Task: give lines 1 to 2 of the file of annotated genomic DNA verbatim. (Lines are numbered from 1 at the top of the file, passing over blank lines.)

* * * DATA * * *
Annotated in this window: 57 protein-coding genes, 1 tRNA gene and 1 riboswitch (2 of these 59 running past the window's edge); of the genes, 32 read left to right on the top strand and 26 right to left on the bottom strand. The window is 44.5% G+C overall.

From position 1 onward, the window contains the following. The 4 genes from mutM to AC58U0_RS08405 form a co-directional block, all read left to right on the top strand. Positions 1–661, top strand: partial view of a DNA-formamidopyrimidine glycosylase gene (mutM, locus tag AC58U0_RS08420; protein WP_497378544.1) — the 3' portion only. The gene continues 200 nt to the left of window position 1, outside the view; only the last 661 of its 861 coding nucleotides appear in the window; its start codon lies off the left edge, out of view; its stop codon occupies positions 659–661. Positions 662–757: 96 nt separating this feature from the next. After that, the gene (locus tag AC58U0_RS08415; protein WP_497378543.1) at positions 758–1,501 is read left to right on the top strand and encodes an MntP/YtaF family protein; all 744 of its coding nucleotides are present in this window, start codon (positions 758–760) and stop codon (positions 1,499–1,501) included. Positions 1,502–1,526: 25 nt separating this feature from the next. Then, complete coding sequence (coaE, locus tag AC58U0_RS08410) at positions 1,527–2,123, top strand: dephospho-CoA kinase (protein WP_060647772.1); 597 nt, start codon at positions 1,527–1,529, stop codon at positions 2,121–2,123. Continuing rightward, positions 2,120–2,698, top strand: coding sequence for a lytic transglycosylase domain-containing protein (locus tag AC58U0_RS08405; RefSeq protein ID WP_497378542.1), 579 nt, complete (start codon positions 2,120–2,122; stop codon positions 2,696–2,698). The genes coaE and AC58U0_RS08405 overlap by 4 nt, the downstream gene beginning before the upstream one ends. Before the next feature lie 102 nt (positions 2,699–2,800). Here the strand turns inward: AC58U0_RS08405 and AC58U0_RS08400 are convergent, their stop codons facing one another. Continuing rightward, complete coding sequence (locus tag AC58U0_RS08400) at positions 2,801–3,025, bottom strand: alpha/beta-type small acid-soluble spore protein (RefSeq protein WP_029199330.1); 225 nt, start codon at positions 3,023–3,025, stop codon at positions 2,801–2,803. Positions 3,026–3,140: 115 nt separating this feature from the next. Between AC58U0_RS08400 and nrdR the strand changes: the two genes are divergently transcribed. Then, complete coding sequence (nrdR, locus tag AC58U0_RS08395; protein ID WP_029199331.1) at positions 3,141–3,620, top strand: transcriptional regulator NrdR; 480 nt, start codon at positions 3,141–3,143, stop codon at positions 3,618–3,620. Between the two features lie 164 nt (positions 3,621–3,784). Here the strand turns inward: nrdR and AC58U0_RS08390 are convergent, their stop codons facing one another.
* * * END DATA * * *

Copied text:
Annotated in this window: 57 protein-coding genes, 1 tRNA gene and 1 riboswitch (2 of these 59 running past the window's edge); of the genes, 32 read left to right on the top strand and 26 right to left on the bottom strand. The window is 44.5% G+C overall.

From position 1 onward, the window contains the following. The 4 genes from mutM to AC58U0_RS08405 form a co-directional block, all read left to right on the top strand. Positions 1–661, top strand: partial view of a DNA-formamidopyrimidine glycosylase gene (mutM, locus tag AC58U0_RS08420; protein WP_497378544.1) — the 3' portion only. The gene continues 200 nt to the left of window position 1, outside the view; only the last 661 of its 861 coding nucleotides appear in the window; its start codon lies off the left edge, out of view; its stop codon occupies positions 659–661. Positions 662–757: 96 nt separating this feature from the next. After that, the gene (locus tag AC58U0_RS08415; protein WP_497378543.1) at positions 758–1,501 is read left to right on the top strand and encodes an MntP/YtaF family protein; all 744 of its coding nucleotides are present in this window, start codon (positions 758–760) and stop codon (positions 1,499–1,501) included. Positions 1,502–1,526: 25 nt separating this feature from the next. Then, complete coding sequence (coaE, locus tag AC58U0_RS08410) at positions 1,527–2,123, top strand: dephospho-CoA kinase (protein WP_060647772.1); 597 nt, start codon at positions 1,527–1,529, stop codon at positions 2,121–2,123. Continuing rightward, positions 2,120–2,698, top strand: coding sequence for a lytic transglycosylase domain-containing protein (locus tag AC58U0_RS08405; RefSeq protein ID WP_497378542.1), 579 nt, complete (start codon positions 2,120–2,122; stop codon positions 2,696–2,698). The genes coaE and AC58U0_RS08405 overlap by 4 nt, the downstream gene beginning before the upstream one ends. Before the next feature lie 102 nt (positions 2,699–2,800). Here the strand turns inward: AC58U0_RS08405 and AC58U0_RS08400 are convergent, their stop codons facing one another. Continuing rightward, complete coding sequence (locus tag AC58U0_RS08400) at positions 2,801–3,025, bottom strand: alpha/beta-type small acid-soluble spore protein (RefSeq protein WP_029199330.1); 225 nt, start codon at positions 3,023–3,025, stop codon at positions 2,801–2,803. Positions 3,026–3,140: 115 nt separating this feature from the next. Between AC58U0_RS08400 and nrdR the strand changes: the two genes are divergently transcribed. Then, complete coding sequence (nrdR, locus tag AC58U0_RS08395; protein ID WP_029199331.1) at positions 3,141–3,620, top strand: transcriptional regulator NrdR; 480 nt, start codon at positions 3,141–3,143, stop codon at positions 3,618–3,620. Between the two features lie 164 nt (positions 3,621–3,784). Here the strand turns inward: nrdR and AC58U0_RS08390 are convergent, their stop codons facing one another.